Gerald Selwyn Altman was born on on February 22, 1919 in Brooklyn, New York. His full name was found at an Ancestry.com family tree. His birth information is from the Social Security Death Index and the New York, New York, Birth Index.
In the 1920 U.S. Federal Census, Altman was the only child of Ellis, a Russian emigrant and salesman of ladies wear, and Bertha, a Hungarian. They lived in Manhattan at 96 Haven Avenue. The 1925 New York state census recorded Altman, his parents and sister in Manhattan at 79 Haven Avenue.
A different address for the Altmans was found in the 1930 census: 410 Riverside Drive.
According to the 1940 census, Altman was a coat salesman and his father a coat manufacturer. The Altman family resided in Manhattan at 155 West End Avenue.
Six months after the census enumeration, Altman signed his World War II draft card on October 16. He lived with his parents at 98 Riverside Drive in Manhattan. His employer was Miller & Baker at 1350 Broadway in Manhattan. Altman’s description was five feet seven inches, 140 pounds, with brown eyes and hair.
Before enlisting in the Army, Altman got married. Below is the marriage license application with Altman’s lettering.
A marriage notice was published in The New York Times, October 11, 1942.
Altman–Goodman–Mr. and Mrs. Morris Goodman of 1836 East 18th St., Brooklyn, announce the marriage of their daughter, Gertrude, to Gerald Altman, son of Mr. and Mrs. Ellis Altman of 98 Riverside Drive, Manhattan, Oct. 5.
Altman enlisted in the Army on November 13, 1942. At the time, he was a commercial artist. Altman’s veteran’s file said he was discharged on August 28, 1943.
Information about Altman’s art training has not been found. Who’s Who of American Comic Books 1928–1999 said Altman worked at several comics studios, from circa 1938 to 1945, including Eisner and Iger, Binder, Funnies Inc., and L.B. Cole. Apparently Altman started doing lettering and backgrounds and gradually worked his way up to penciling and inking. Some of Altman’s credits are here.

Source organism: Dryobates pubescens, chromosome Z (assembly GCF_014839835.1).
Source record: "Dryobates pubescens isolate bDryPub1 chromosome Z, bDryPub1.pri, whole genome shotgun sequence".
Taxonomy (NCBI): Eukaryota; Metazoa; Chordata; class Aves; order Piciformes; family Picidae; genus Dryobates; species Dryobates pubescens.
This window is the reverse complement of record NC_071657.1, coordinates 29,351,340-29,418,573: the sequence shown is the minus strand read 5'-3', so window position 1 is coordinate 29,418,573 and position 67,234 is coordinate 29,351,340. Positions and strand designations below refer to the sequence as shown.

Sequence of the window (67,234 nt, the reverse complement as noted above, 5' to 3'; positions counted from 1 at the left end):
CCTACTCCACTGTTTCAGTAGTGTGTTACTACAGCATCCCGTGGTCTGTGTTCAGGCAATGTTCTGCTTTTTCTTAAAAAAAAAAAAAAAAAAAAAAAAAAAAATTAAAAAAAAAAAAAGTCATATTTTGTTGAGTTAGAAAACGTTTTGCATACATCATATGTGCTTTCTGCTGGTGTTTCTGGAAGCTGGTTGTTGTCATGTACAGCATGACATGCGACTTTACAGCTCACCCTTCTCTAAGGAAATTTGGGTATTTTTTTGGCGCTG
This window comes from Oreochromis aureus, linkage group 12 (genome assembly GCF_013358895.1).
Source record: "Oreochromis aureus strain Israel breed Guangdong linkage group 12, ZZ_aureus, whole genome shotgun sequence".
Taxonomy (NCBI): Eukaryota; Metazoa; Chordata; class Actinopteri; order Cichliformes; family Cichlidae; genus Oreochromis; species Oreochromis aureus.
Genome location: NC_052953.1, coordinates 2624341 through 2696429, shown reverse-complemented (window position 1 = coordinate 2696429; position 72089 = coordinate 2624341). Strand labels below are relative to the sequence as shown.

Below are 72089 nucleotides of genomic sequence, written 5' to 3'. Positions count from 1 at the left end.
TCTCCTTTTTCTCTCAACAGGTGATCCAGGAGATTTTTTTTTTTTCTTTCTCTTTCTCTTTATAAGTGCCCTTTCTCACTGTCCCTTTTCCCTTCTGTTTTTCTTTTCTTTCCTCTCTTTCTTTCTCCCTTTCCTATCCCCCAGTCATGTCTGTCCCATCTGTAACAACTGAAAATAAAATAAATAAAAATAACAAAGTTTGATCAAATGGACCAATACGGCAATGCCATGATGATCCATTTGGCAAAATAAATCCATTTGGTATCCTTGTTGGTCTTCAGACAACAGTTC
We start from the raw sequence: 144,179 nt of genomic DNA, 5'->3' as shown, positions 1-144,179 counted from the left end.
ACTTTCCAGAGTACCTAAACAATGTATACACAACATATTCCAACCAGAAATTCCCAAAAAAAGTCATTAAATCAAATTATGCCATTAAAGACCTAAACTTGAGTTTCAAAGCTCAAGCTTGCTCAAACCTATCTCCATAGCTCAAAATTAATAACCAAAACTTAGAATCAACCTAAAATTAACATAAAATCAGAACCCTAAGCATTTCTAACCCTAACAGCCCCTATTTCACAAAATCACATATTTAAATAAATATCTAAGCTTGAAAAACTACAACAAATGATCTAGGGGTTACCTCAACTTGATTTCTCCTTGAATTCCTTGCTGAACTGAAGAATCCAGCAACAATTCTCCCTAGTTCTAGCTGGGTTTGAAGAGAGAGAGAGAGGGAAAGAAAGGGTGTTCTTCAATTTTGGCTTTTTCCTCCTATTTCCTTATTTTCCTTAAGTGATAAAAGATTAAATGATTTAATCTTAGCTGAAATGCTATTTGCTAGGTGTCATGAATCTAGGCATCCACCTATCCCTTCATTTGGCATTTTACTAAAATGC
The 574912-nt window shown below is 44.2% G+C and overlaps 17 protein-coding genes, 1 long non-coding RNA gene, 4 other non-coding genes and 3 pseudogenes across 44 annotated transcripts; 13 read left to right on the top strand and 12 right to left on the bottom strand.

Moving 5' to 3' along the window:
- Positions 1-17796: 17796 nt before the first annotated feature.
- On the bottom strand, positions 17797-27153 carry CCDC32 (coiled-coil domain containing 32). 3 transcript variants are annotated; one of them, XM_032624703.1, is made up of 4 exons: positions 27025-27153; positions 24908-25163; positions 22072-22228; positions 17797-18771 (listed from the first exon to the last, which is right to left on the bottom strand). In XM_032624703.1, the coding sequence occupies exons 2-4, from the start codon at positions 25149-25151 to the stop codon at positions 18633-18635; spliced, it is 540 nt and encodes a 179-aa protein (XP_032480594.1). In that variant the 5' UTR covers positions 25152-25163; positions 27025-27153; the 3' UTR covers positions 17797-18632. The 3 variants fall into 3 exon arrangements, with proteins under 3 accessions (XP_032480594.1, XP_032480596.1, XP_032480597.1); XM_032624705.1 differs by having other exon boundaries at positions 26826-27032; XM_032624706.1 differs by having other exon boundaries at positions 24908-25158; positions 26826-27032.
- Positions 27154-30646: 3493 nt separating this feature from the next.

Around 1948 Altman joined the Siegel and Shuster Studio which produced the Funnyman comic book and comic strip. American Newspaper Comics (2012) said the strip debuted October 11, 1948 and ran into Fall 1949. Alberto Becattini says Altman and Dick Ayers assisted Joe Shuster. Artist John Sikela also worked on it.
The 1950 census said Altman and his family resided in Queens at 131-36 231st Street. He was a freelance artist in the comic book industry. In 1949 he worked fifty-two weeks and earned two-thousand dollars.
Altman’s son, Andy, left a comment at the comic strip blog, Stripper’s Guide.
I don't know what formal art training he had if any. He had natural talent and upon graduation from high school in the midst of the Great Depression was unable to find employment without experience. Fortunately, he was able to gain experience doing artwork for the WPA.A victim of McCarthyism black listing his publisher, he found employment doing artwork as a commercial artist. He sketched hair styles for a famous stylist. He also did the artwork for banners and memorabilia produced by Hanco Art Novelties [sic; Hanco Art Novelty Company was, at various times, located at 127 West 27th Street, New York City; 555 Broadway in New York City; Wayne, New Jersey; and 584–588 Broadway in New York City.].In the late 1960’s he also worked in comics under the pseudonym Galt for Fun and Pleasure newspapers.
Altman passed away June 16, 1986. His last known residence was Jamaica, Queens, New York. He was laid to rest at Mount Judah Cemetery.
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